While the Crown prosecuted the case to the full letter of the law, a Corner Brook judge granted a conditional discharge to a man charged with possessing marijuana as the date for the legalization of cannabis draws nearer.
Judge Wayne Gorman of the provincial court said he could not agree fully with Crown attorney Adam Joyce’s submission that the future legality of cannabis was irrelevant to the case against Kyle Harold Keogh.
Keough had entered a guilty plea to the charge that stemmed from an incident at Western Memorial Regional Hospital last September. Keough had admitted to owning a book bag found by hospital security which contained a plastic baggie with 188 grams of pot in it and two digital scales.
Keough is 19 and has no prior convictions.
Joyce, who noted the amount of marijuana in the bag was significant, had asked for a $1,000 fine and a period of probation. Joyce felt this was not an appropriate case for a discharge.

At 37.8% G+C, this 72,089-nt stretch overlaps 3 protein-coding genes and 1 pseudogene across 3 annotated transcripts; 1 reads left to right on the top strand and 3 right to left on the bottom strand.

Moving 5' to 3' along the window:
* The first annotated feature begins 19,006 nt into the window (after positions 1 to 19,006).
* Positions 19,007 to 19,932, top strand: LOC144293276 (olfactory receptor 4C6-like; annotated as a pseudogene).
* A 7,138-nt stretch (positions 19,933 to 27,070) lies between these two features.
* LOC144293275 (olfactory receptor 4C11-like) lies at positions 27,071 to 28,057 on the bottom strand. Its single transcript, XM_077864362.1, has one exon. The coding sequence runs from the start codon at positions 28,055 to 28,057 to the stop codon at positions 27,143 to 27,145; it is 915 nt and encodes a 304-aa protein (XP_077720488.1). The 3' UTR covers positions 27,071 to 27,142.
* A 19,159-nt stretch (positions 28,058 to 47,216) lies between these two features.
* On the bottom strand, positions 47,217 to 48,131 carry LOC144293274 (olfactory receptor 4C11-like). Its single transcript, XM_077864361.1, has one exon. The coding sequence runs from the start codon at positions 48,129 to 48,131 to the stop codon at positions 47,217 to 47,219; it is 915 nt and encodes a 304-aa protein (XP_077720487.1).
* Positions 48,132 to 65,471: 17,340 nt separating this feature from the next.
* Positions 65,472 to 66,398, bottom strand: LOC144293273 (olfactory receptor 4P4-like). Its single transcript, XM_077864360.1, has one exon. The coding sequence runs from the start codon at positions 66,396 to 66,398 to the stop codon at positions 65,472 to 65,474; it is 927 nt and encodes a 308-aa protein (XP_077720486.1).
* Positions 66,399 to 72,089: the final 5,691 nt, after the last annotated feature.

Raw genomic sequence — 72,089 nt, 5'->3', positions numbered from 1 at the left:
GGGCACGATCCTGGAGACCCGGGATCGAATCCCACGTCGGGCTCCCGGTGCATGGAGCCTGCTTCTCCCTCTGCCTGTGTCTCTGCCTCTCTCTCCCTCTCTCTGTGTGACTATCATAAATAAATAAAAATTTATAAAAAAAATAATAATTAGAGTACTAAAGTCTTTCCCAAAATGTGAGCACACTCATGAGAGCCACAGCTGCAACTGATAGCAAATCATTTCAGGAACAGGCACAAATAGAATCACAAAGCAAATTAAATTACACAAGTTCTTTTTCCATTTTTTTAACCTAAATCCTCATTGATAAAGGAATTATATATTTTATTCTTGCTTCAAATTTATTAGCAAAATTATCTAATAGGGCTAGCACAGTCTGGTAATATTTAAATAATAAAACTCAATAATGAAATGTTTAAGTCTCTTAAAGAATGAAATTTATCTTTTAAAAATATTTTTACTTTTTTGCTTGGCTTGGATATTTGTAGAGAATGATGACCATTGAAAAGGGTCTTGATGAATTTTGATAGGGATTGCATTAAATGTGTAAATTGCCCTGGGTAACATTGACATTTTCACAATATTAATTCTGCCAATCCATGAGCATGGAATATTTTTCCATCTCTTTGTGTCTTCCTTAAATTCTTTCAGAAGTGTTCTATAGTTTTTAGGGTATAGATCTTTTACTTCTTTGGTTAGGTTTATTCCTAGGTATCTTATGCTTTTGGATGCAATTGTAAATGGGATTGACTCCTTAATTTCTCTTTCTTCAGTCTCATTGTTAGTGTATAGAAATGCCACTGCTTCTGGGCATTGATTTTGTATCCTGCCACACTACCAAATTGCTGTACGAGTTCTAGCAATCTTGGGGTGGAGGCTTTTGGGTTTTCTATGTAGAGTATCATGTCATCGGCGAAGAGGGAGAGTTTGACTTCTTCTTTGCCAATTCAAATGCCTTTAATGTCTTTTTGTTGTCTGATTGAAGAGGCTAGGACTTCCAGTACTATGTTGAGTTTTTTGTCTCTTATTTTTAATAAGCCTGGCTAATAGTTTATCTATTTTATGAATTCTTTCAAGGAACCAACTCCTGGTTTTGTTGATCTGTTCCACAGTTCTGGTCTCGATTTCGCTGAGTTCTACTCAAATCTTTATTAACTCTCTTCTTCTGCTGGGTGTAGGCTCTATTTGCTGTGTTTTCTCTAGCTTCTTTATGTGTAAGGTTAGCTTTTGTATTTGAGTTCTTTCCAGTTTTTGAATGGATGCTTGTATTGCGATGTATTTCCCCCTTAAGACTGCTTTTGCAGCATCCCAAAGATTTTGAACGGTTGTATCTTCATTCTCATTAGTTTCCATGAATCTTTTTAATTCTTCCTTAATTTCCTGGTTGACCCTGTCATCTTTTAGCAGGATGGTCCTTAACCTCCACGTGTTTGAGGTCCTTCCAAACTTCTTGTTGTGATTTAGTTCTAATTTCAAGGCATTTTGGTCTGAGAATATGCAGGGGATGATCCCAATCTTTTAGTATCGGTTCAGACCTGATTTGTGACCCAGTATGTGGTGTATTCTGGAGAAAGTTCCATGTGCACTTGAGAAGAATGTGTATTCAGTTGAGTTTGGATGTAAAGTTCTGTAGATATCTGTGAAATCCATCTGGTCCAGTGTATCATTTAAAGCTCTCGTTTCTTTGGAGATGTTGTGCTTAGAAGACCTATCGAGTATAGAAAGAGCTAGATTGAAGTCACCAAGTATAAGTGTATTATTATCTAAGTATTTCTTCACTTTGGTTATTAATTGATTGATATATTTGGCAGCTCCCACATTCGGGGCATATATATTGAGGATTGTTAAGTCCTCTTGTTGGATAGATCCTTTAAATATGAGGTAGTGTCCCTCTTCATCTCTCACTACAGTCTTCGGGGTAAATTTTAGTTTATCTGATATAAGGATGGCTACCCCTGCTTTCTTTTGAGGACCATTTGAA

Keough’s lawyer, Amber Haighway, suggested a conditional discharge and probation, including a condition that Keough make some sort of charitable donation, was appropriate because of the nature of the offence and the imminent ending of its general criminality.
Gorman ruled that, while the amount of cannabis was significant, the offence did not constitute trafficking. Further, he noted it is clear that possessing marijuana is no longer an offence requiring public condemnation in Canada and Keough should not have a conviction entered on his criminal record for this offence.
Gorman, who noted Keough was not in a financial position to make any sort of charitable donation as part of the sentence, did place him on 12 months of probation and ordered him to pay a victim fine surcharge of $200.